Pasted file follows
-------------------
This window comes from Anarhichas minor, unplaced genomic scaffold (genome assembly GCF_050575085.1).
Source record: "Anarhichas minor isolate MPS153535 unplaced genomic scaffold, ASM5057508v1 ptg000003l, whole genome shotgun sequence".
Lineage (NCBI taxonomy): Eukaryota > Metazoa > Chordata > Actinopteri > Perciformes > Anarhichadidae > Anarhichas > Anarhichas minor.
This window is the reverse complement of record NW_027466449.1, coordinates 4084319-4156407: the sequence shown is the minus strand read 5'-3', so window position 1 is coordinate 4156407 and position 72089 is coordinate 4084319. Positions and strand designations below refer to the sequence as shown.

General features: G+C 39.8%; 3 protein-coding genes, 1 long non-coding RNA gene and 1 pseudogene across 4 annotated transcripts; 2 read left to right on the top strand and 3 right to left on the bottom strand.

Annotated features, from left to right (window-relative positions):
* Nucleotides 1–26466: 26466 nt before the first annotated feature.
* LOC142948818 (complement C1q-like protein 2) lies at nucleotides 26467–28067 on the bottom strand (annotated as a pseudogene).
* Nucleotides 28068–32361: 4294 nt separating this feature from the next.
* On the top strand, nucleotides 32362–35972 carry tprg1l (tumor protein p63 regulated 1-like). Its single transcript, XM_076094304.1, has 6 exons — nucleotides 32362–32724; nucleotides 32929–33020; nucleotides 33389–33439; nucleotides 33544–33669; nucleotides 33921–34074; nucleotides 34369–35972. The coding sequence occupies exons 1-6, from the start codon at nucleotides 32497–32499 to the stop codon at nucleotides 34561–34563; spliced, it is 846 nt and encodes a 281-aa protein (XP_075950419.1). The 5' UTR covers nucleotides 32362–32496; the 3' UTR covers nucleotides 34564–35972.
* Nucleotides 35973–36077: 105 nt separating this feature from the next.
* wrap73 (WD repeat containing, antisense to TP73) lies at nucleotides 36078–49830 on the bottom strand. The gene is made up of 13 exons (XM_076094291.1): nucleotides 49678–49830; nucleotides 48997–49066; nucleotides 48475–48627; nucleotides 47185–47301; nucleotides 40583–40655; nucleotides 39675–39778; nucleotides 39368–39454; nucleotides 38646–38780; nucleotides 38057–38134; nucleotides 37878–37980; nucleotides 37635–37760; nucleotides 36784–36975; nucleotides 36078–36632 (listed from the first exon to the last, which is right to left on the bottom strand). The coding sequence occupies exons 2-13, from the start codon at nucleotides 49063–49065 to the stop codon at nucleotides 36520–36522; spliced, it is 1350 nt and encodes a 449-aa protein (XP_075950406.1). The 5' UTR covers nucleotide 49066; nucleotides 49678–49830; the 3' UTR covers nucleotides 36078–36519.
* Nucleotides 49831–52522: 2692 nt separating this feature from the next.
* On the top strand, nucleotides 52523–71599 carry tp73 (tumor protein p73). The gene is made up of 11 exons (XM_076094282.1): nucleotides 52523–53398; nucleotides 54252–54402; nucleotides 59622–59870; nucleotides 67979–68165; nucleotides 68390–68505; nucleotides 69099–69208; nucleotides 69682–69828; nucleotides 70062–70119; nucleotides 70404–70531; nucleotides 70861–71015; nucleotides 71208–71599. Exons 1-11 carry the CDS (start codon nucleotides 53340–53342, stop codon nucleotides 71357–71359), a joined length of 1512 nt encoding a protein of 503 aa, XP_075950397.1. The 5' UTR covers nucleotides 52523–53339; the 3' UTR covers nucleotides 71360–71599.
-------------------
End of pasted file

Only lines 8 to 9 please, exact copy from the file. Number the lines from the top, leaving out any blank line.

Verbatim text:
* LOC142948818 (complement C1q-like protein 2) lies at nucleotides 26467–28067 on the bottom strand (annotated as a pseudogene).
* Nucleotides 28068–32361: 4294 nt separating this feature from the next.